Report: PC Sales to Fall in 2020, 2021, and 2022

Posted on January 21, 2020 by Paul Thurrott in Hardware, Mobile, Windows 10 with 11 Comments

A new report by Gartner claims that the Windows 10 upgrade bump is already over and that PC sales will all again in 2020. This corresponds roughly with my own expectations for PC sales, which I feel have essentially plateaued after several down years.

“Even after experiencing a return to growth in 2019, PC shipments are still forecast to decline in 2020 and beyond,” Gartner writes in its latest report, which also concerns other personal computing devices, such as smartphones. “Gartner estimates that one billion PCs will have migrated to Windows 10 through 2020 — around 80 percent of all PCs in use.”

That number is interesting because it means that Gartner believes that there are only 1.25 billion PCs in use worldwide. Microsoft’s latest figure for the active PC market, which hasn’t been updated recently, is 1.5 billion. But I suppose that makes sense: With PC sales settling at a new lower level each year, it stands to reason that the installed base would contract over time as well.

“The PC market’s future is unpredictable because there will not be a Windows 11,” Gartner research senior director Ranjit Atwal said. “Instead, Windows 10 will be upgraded systematically through regular updates. As a result, peaks in PC hardware upgrade cycles driven by an entire Windows OS upgrade will end.”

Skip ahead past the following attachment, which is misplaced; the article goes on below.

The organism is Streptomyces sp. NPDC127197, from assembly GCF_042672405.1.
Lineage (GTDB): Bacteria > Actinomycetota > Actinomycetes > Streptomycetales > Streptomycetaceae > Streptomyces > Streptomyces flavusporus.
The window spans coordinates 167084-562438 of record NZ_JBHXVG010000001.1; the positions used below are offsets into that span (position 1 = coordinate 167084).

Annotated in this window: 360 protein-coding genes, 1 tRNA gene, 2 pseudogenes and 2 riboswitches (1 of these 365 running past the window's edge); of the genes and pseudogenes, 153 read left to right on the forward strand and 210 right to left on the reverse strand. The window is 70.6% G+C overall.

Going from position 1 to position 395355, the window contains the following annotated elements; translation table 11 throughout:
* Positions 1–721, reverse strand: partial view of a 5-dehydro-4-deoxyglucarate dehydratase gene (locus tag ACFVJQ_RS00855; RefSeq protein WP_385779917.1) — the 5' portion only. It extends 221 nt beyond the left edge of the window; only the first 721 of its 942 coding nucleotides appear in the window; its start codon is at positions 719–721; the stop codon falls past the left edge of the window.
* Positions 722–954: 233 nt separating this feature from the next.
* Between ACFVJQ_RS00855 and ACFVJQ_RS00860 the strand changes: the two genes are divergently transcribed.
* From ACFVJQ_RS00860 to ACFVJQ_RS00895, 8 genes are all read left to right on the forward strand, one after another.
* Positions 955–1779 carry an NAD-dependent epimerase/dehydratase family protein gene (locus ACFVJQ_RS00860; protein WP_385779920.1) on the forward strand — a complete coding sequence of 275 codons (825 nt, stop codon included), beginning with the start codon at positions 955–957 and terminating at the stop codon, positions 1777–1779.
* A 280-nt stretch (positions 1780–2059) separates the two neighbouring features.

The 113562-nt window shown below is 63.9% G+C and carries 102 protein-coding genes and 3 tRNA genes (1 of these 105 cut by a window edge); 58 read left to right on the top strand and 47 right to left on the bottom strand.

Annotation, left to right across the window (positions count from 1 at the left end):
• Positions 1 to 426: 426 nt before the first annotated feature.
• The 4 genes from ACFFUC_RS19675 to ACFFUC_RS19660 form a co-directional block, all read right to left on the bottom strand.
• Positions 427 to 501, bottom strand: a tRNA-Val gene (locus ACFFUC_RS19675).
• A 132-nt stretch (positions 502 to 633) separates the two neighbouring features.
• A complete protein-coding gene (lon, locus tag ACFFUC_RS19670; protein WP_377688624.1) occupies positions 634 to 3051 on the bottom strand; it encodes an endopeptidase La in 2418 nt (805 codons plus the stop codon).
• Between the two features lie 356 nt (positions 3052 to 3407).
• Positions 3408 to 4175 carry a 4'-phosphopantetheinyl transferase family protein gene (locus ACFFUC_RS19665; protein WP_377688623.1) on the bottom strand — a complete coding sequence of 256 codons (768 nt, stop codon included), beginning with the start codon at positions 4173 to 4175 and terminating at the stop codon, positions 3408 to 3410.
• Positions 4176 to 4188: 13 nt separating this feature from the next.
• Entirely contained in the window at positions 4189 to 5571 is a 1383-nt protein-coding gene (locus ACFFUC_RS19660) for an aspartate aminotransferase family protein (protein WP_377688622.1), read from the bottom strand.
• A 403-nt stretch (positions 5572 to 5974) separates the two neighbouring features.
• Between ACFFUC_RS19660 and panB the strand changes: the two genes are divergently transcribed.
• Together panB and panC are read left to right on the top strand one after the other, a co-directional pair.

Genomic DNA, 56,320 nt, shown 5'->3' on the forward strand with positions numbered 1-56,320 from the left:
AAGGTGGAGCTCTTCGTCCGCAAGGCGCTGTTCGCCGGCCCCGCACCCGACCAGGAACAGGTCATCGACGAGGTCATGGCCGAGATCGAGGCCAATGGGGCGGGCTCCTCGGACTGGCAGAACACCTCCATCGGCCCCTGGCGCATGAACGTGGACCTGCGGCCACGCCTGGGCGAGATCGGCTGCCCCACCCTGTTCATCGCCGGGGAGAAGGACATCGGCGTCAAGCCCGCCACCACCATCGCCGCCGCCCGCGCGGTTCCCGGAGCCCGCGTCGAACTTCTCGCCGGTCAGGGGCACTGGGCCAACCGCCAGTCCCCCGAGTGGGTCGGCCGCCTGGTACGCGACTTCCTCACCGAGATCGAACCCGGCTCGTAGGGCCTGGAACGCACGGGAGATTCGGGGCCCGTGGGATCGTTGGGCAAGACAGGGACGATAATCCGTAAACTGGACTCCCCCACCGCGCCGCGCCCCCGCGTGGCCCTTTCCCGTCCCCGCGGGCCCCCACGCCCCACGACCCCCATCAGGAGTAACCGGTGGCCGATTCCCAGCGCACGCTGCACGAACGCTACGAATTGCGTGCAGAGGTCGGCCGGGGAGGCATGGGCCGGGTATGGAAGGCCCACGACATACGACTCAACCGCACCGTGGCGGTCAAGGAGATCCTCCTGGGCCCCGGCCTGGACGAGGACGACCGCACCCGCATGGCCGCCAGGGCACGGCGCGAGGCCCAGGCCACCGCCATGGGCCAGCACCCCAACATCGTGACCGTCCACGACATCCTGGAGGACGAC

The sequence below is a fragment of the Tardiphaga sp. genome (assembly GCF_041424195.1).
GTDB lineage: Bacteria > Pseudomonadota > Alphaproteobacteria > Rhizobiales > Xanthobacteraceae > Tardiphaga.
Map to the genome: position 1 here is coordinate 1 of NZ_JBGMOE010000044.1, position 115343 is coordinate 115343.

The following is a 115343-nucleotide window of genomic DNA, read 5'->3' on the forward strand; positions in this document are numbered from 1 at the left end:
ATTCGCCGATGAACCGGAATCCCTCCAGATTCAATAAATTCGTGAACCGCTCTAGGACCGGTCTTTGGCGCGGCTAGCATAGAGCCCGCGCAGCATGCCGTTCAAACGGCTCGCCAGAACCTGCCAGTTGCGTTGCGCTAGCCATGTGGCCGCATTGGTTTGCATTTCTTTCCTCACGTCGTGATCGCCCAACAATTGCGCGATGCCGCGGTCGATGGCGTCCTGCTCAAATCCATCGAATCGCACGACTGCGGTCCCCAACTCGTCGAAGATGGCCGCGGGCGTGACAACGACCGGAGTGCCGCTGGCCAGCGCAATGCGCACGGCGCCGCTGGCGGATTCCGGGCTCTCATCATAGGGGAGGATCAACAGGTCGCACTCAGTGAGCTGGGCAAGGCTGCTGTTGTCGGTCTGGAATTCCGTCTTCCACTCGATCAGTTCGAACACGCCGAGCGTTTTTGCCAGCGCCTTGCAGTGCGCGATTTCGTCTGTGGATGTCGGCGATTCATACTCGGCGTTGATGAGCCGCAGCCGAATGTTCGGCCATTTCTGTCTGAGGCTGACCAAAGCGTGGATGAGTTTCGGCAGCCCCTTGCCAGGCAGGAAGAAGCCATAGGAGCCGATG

Gartner says that PC sales will fall to 251 million units in 2020, a decline of 3.8 percent from the 261 million it shipped in 2019. (I combine and average data from both Gartner and IDC in my own market share analysis.) And then they will fall again, to 247 million units in 2021 and then 242 million units in 2022. Assuming this is even vaguely accurate—they’re just predictions—that will represent roughly seven years of flat or slightly down sales overall.

As for the overall personal computing, Gartner says it expects device sales overall to decline slightly over the next three years, with total unit sales hitting 2.166 billion in 2020, 2.153 billion in 2021, and 2.31 billion units in 2022. Mobile phones, in particular, will remain relatively steady, hitting about 1.7 billion in each of those three years.

Gartner further estimates that 5G smartphones will account for 12 percent of all mobile phone shipments in 2020, and that will they will hit 43 percent by 2022.

“From 2020, Gartner expects an increase in 5G phone adoption as prices decrease, 5G service coverage increases and users have better experiences with 5G phones,” Mr. Atwal said. “The market will experience a further increase in 2023, when 5G handsets will account for over 50 percent of the mobile phones shipped.”

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Comments (11)

11 responses to “Report: PC Sales to Fall in 2020, 2021, and 2022”

  1. brduffy

    I have to believe this results in a decline in people reading news content online, whatever that content may be. Are people spending 20 or 30 minutes reading long form articles on their phones? Maybe they are, I don't know. I never do. I use my pc for that. My guess, and I could be wrong here, is that people use their phones for quick look ups of things and/or apps that provide a specific service/game other than reading long form content. What do you think?